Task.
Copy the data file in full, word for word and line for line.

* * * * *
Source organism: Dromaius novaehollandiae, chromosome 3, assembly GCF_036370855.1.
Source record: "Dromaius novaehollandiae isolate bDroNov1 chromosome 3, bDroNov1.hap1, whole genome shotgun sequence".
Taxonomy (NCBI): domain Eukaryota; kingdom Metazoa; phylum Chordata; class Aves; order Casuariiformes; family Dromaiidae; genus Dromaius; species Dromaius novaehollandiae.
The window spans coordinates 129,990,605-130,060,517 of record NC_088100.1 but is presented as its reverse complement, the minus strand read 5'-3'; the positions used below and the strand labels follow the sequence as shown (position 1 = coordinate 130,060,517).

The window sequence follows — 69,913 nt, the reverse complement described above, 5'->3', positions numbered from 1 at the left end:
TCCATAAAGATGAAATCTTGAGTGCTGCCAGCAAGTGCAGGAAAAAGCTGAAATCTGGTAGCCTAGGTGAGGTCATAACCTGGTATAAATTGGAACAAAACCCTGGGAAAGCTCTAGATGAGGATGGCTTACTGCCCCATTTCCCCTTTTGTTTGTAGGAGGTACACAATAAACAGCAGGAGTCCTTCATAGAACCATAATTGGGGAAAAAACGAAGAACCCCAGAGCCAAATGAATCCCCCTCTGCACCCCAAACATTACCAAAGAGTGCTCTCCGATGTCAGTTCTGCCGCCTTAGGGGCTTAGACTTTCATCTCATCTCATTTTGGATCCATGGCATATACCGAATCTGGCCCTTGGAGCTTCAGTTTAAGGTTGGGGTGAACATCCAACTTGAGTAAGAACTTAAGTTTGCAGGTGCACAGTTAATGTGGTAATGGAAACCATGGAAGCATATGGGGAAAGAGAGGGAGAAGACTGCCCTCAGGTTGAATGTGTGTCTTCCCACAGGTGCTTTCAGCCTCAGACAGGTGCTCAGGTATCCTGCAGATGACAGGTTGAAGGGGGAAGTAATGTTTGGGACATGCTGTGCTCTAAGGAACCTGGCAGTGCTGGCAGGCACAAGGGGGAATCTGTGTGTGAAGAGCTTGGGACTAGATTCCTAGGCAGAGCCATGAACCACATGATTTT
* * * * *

Source organism: Dromaius novaehollandiae, chromosome 3, assembly GCF_036370855.1.
Source record: "Dromaius novaehollandiae isolate bDroNov1 chromosome 3, bDroNov1.hap1, whole genome shotgun sequence".
Taxonomy (NCBI): domain Eukaryota; kingdom Metazoa; phylum Chordata; class Aves; order Casuariiformes; family Dromaiidae; genus Dromaius; species Dromaius novaehollandiae.
The window spans coordinates 129,990,605-130,060,517 of record NC_088100.1 but is presented as its reverse complement, the minus strand read 5'-3'; the positions used below and the strand labels follow the sequence as shown (position 1 = coordinate 130,060,517).

The window sequence follows — 69,913 nt, the reverse complement described above, 5'->3', positions numbered from 1 at the left end:
TCCATAAAGATGAAATCTTGAGTGCTGCCAGCAAGTGCAGGAAAAAGCTGAAATCTGGTAGCCTAGGTGAGGTCATAACCTGGTATAAATTGGAACAAAACCCTGGGAAAGCTCTAGATGAGGATGGCTTACTGCCCCATTTCCCCTTTTGTTTGTAGGAGGTACACAATAAACAGCAGGAGTCCTTCATAGAACCATAATTGGGGAAAAAACGAAGAACCCCAGAGCCAAATGAATCCCCCTCTGCACCCCAAACATTACCAAAGAGTGCTCTCCGATGTCAGTTCTGCCGCCTTAGGGGCTTAGACTTTCATCTCATCTCATTTTGGATCCATGGCATATACCGAATCTGGCCCTTGGAGCTTCAGTTTAAGGTTGGGGTGAACATCCAACTTGAGTAAGAACTTAAGTTTGCAGGTGCACAGTTAATGTGGTAATGGAAACCATGGAAGCATATGGGGAAAGAGAGGGAGAAGACTGCCCTCAGGTTGAATGTGTGTCTTCCCACAGGTGCTTTCAGCCTCAGACAGGTGCTCAGGTATCCTGCAGATGACAGGTTGAAGGGGGAAGTAATGTTTGGGACATGCTGTGCTCTAAGGAACCTGGCAGTGCTGGCAGGCACAAGGGGGAATCTGTGTGTGAAGAGCTTGGGACTAGATTCCTAGGCAGAGCCATGAACCACATGATTTT